For many of us, having our cars stolen sounds like a nightmare. But for a teenage girl with diabetes, a stolen car is only the beginning of the nightmare. Her insulin pump was also inside the car when it was stolen, and now her life is at risk every day she goes without it.
19-year-old Tylynn Cross had left her insulin in her purse inside her car on the night it was stolen from the Home Depot parking lot in Lawrence, Kansas.
Tylynn was diagnosed with type one diabetes less than a year ago. She’s found the disease difficult to manage and had lots of trouble with highs and lows in her blood sugar before she was finally able to get her hands on the right technologies to monitor and correct it. Her insulin pump will not be easy to replace, as it is a $17,000 device.
Since the robbery, Tylynn and her family have been working with law enforcement to get her belongings back. However, Tylynn and her mother believe law enforcement is not doing enough to help, and they’ve mostly been doing their own detective work.
The first thing the family noticed was that Tylynn’s debit card was used on three separate transactions at the Fat Shack in Topeka. They were able to get a video from the owner of the establishment showing the person they believe stole the car. The footage shows a woman who appears to have some of Tylynn’s belongings in her possession.
“She was wearing my jacket that I had given Tylynn,” says Casey Cross, Tylynn’s mother. “She was holding Tylynn’s keys with her long key chain. You could clearly see that she was holding Tylynn’s purse and had her debit card in her hand.”
Casey contacted Lawrence police with the information. However, because the transactions had taken place in Topeka, not Lawrence, and they referred her to the Topeka Police Department.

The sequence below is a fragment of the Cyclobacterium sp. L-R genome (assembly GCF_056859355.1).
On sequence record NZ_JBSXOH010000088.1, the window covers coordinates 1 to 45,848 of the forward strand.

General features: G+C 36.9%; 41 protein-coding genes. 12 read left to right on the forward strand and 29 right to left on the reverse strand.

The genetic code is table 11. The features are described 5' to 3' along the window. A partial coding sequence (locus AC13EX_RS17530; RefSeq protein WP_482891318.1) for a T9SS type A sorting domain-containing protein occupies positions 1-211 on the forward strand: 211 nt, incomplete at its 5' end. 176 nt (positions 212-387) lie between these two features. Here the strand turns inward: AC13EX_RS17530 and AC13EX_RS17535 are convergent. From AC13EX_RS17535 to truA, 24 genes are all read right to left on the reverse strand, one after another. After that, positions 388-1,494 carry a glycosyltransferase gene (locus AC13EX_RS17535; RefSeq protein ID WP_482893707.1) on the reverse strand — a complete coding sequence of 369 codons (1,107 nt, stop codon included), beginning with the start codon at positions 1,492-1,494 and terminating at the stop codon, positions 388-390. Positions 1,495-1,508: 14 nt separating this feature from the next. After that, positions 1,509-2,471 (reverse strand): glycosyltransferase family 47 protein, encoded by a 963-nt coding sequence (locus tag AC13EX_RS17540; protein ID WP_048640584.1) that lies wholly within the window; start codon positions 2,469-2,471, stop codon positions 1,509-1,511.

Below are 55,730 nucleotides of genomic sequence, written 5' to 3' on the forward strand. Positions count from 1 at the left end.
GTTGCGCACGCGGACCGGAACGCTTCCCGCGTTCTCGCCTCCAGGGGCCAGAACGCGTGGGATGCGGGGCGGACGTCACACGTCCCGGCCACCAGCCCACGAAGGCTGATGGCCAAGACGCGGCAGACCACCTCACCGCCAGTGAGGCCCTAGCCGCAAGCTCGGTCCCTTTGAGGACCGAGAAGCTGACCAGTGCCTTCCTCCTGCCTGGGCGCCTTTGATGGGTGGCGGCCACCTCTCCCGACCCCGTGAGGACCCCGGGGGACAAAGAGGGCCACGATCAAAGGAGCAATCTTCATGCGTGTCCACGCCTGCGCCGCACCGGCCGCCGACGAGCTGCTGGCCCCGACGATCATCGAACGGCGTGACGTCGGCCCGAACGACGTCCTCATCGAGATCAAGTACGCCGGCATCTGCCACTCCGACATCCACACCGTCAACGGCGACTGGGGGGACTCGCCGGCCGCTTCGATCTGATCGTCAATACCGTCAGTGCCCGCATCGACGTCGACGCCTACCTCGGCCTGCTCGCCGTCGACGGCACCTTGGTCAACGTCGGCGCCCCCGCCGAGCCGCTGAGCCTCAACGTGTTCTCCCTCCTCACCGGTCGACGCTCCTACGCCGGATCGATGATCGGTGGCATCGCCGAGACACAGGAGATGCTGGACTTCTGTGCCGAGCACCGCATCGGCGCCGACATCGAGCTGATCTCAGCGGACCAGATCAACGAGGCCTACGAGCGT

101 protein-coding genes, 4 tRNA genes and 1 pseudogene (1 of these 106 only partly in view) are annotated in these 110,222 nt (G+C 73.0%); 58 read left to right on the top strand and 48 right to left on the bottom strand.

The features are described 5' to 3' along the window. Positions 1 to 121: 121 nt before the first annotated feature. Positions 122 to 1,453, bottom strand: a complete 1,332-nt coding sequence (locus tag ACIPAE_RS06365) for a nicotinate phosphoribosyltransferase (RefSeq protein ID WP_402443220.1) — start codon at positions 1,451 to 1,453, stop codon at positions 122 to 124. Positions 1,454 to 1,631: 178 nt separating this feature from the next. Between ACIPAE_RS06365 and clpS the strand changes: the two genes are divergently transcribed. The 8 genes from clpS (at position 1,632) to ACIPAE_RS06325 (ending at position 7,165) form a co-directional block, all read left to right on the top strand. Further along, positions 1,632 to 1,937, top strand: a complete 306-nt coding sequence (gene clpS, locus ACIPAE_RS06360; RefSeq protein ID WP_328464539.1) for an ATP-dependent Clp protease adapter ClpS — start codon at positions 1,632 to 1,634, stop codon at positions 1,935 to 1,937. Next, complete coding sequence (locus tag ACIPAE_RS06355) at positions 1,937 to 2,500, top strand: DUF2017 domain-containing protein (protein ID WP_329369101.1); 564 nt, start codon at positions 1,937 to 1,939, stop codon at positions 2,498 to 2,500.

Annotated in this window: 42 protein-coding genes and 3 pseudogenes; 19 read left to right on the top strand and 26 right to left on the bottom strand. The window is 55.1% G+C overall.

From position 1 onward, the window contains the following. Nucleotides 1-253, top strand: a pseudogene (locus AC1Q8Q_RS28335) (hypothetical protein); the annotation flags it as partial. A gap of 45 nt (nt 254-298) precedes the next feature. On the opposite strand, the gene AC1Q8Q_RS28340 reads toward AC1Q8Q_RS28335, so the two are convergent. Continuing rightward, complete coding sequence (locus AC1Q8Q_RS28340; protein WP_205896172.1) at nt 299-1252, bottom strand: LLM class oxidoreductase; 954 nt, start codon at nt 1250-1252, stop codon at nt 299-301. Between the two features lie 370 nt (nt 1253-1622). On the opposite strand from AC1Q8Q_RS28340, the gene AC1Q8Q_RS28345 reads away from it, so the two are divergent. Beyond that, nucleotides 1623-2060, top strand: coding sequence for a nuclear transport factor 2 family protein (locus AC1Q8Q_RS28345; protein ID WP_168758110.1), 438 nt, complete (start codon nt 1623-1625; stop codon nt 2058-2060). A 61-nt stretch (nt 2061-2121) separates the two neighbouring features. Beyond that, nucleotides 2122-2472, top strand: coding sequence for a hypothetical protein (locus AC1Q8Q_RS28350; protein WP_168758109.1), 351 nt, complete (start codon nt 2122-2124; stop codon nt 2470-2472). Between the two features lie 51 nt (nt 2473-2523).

“Anytime we try to get information or give them information that we have, we just kind of get brushed off,” she says.
The Topeka Police weren’t much better. “He basically told me that I wasn’t the only girl in the world that had been a victim of a crime,” Tylynn says, describing the time she asked why there wasn’t a detective on the case. “It made me feel upset, and I ended up tearing up. He just brushed me off. I was trying to really just get him to understand that that’s my life.”
Casey added, “It’s very frustrating. We have video footage of this lady using her debit card, wearing her things that could only be in her vehicle, and have nobody to give it to.”
The Topeka Police Department was unable to comment on the individual case but said when a crime occurs in separate cities, the case becomes more difficult because it involves more jurisdictions.
We hope this issue can get cleared up soon so Tylynn can stay safe from a diabetic emergency. The stolen vehicle was a 2008 Suzuki Grand Vitara with a South Dakota plate that reads “8D0010.” If you have any information about the whereabouts of Tylynn’s car, her insulin pump, or the person that took them, please contact law enforcement.Whizzco